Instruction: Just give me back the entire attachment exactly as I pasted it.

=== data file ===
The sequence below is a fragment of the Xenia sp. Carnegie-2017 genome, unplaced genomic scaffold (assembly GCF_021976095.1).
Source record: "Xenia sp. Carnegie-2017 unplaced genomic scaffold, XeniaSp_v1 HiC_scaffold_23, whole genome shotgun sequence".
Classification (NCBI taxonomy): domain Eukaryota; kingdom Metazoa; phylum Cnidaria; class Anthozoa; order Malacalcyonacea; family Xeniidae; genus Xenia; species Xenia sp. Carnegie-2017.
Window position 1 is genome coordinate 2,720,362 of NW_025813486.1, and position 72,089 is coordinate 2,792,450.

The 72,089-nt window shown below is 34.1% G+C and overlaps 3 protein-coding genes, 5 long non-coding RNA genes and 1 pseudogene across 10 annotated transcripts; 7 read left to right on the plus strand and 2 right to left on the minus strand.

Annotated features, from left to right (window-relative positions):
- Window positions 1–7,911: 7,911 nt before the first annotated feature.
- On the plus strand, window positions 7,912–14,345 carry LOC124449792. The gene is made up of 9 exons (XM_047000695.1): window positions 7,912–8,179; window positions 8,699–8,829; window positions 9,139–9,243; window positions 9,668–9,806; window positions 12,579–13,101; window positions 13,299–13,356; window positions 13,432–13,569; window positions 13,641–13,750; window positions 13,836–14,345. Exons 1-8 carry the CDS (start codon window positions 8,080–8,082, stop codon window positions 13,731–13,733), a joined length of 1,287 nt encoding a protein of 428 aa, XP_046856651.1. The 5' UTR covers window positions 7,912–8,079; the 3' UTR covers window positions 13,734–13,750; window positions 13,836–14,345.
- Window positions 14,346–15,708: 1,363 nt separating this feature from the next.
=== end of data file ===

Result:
The sequence below is a fragment of the Xenia sp. Carnegie-2017 genome, unplaced genomic scaffold (assembly GCF_021976095.1).
Source record: "Xenia sp. Carnegie-2017 unplaced genomic scaffold, XeniaSp_v1 HiC_scaffold_23, whole genome shotgun sequence".
Classification (NCBI taxonomy): domain Eukaryota; kingdom Metazoa; phylum Cnidaria; class Anthozoa; order Malacalcyonacea; family Xeniidae; genus Xenia; species Xenia sp. Carnegie-2017.
Window position 1 is genome coordinate 2,720,362 of NW_025813486.1, and position 72,089 is coordinate 2,792,450.

The 72,089-nt window shown below is 34.1% G+C and overlaps 3 protein-coding genes, 5 long non-coding RNA genes and 1 pseudogene across 10 annotated transcripts; 7 read left to right on the plus strand and 2 right to left on the minus strand.

Annotated features, from left to right (window-relative positions):
- Window positions 1–7,911: 7,911 nt before the first annotated feature.
- On the plus strand, window positions 7,912–14,345 carry LOC124449792. The gene is made up of 9 exons (XM_047000695.1): window positions 7,912–8,179; window positions 8,699–8,829; window positions 9,139–9,243; window positions 9,668–9,806; window positions 12,579–13,101; window positions 13,299–13,356; window positions 13,432–13,569; window positions 13,641–13,750; window positions 13,836–14,345. Exons 1-8 carry the CDS (start codon window positions 8,080–8,082, stop codon window positions 13,731–13,733), a joined length of 1,287 nt encoding a protein of 428 aa, XP_046856651.1. The 5' UTR covers window positions 7,912–8,079; the 3' UTR covers window positions 13,734–13,750; window positions 13,836–14,345.
- Window positions 14,346–15,708: 1,363 nt separating this feature from the next.